Air quality warnings persist in Quebec, Ontario and much of western Canada as wildfires continue to burn out of control in several jurisdictions across the country. Here's a look at developments Saturday:
Australian firefighters battling flames approaching Alberta community
Officials say a fire that prompted the evacuation of Edson, Alta., on Friday is now just 1.5 kilometres south of the town, and local leaders are urging anyone who stayed behind to get out immediately.
The Alberta government says sustained winds, high temperatures and dry conditions are making firefighting "extremely dangerous" in the area.
An Australian contingent of firefighters worked with Yellowhead County to patrol and set up structure protection throughout the community of Ansell, which is about nine kilometres west of Edson.
A cold front is forecast to move into the area this evening, but the province says it could bring gusty, sustained winds from the west which could pose challenges on the fire's eastern flank.
Rain brings relief as fire threatens northeastern British Columbia town
Shifting winds and cooling temperatures today are helping firefighters battling the out-of-control wildfire threatening the northeastern British Columbia community of Tumbler Ridge.
Wildfire B.C. information officer Forrest Tower says the winds that were blowing the intense blaze westward towards the community have shifted and are now moving the fire east and south from town.
The community's roughly 2,400 residents were ordered to evacuate earlier this week as the fire approached to about five kilometres from Tumbler Ridge.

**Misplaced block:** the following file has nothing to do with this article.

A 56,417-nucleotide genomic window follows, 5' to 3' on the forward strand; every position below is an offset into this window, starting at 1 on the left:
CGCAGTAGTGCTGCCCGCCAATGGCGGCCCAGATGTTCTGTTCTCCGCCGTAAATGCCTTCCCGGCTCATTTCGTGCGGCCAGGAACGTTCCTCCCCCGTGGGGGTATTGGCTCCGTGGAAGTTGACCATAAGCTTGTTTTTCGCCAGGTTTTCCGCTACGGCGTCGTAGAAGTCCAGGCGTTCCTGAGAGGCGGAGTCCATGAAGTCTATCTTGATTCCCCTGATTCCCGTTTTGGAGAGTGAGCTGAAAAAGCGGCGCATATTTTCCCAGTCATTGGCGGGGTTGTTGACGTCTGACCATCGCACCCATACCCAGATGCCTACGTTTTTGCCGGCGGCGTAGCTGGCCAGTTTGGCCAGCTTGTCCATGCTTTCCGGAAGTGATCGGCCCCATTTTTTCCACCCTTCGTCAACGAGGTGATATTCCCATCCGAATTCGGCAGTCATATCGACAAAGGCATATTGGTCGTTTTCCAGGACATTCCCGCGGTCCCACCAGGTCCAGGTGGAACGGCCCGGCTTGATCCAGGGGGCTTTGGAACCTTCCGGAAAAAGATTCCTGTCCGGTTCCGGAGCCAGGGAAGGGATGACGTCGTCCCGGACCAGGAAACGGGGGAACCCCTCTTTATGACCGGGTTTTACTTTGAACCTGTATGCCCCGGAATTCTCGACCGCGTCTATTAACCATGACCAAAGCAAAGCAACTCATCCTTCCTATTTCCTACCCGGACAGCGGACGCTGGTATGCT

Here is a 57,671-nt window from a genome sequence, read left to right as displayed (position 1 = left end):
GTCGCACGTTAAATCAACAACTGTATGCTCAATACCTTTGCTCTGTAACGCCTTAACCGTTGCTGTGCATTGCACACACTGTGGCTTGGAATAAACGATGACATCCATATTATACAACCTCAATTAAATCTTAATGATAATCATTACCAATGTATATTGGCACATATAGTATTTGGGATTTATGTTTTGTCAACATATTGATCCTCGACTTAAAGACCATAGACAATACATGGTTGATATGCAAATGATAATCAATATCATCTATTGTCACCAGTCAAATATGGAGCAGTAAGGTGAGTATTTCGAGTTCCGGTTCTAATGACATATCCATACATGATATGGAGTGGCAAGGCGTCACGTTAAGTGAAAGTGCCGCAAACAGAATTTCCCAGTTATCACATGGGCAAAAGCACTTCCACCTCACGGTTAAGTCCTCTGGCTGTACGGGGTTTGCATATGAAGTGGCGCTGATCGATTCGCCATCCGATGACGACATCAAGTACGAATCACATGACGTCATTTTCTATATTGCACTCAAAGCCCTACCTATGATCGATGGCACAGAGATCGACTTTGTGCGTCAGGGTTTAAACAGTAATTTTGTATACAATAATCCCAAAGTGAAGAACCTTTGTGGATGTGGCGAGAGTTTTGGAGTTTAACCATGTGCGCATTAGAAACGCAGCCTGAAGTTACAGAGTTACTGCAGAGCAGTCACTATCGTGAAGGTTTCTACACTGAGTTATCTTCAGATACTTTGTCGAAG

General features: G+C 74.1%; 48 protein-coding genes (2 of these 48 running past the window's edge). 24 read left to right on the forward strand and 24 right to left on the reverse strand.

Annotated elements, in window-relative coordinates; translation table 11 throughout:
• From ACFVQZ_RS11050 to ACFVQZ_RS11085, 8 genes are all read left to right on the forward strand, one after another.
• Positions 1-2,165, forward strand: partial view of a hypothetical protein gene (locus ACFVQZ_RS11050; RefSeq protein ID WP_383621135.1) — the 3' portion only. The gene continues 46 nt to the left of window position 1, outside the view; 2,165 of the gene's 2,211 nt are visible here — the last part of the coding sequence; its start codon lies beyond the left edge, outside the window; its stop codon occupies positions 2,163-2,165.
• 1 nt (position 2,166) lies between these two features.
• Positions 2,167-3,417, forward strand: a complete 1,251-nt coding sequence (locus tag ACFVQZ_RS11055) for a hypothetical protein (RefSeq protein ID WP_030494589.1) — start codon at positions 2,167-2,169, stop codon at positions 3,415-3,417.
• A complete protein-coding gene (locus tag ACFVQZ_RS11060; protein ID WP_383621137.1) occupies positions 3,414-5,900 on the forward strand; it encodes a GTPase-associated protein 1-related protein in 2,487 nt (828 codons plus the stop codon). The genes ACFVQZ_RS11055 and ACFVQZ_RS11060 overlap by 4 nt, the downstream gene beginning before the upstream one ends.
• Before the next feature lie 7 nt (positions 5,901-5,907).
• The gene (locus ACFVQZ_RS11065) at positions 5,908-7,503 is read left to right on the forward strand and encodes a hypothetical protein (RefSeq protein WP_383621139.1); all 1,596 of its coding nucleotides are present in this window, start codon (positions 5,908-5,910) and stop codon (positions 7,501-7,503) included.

Tower says despite the improving conditions, it is still too early to lift the evacuation order.
Rain coming for Ontario and Quebec
Environment and Climate Change Canada says there is rain in the forecast this weekend for Ontario and parts of western Quebec.
Warning Preparedness Meteorologist Gerald Cheng says rain is expected in Ontario beginning late Sunday, and in western Quebec on Sunday night.
Cheng says Rain will hit northern Quebec, where much of the fire is raging, on Tuesday.
He says it remains to be seen whether the rain will help firefighters douse the flames in those provinces.
Smoke still a concern
Cheng says the fires in Ontario and Quebec have been significant contributors to the smoke that turned skies varying shades of smoggy oranges and yellows in Ontario and parts of the eastern U.S.
Cheng says while smoke concentrations in the U.S. have let up somewhat, there are still concerns for Canada, particularly for parts of Quebec.
He says smoke is also due to return to parts of Northeastern Ontario on Monday, and smoky skies could reach into Lake Superior.
Fire smoke will still choke the skies over Quebec on Monday, particularly around the Chibougamau and Saguenay-Lac-St-Jean regions.
Next 48 hours are crucial for Quebec fires
Warm, humid temperatures are expected in Quebec until the rain arrives in western parts of the province later this weekend, and in northern regions on Tuesday.
Officials say there are more than 130 fires burning in the province and teams have prioritized 37 of them, with 861 firefighters on the ground and 20 water bombers joining in the fight.
Public Security Minister François Bonnardel says authorities are concerned for Normétal, located 720 kilometres northwest of Montreal in the Abitibi region, where fires are burning nearby.
Another major fight is taking place in Lebel-sur-Quévillon, a northern municipality where the province's largest fire is about five kilometres southeast of the community but also within a few kilometres of the Nordic Kraft pulp mill.
The situation remains stable in Chibougamau, Mistissini, Chapais and Oujé-Bougoumou, where numerous teams are deployed.
Provincial authorities say 13,810 Quebecers have been evacuated due to the wildfire situation.
Nova Scotia still ablaze
The largest forest fire in Nova Scotia's history continues to burn out of control in Shelburne County, though officials say the flames are no longer spreading.
The fire broke out May 27 near Barrington Lake and it has since devoured more than 234 square kilometres of land.
About 130 firefighters are continuing their battle today to knock it down.
This report by The Canadian Press was first published June 10, 2023.
The Canadian Press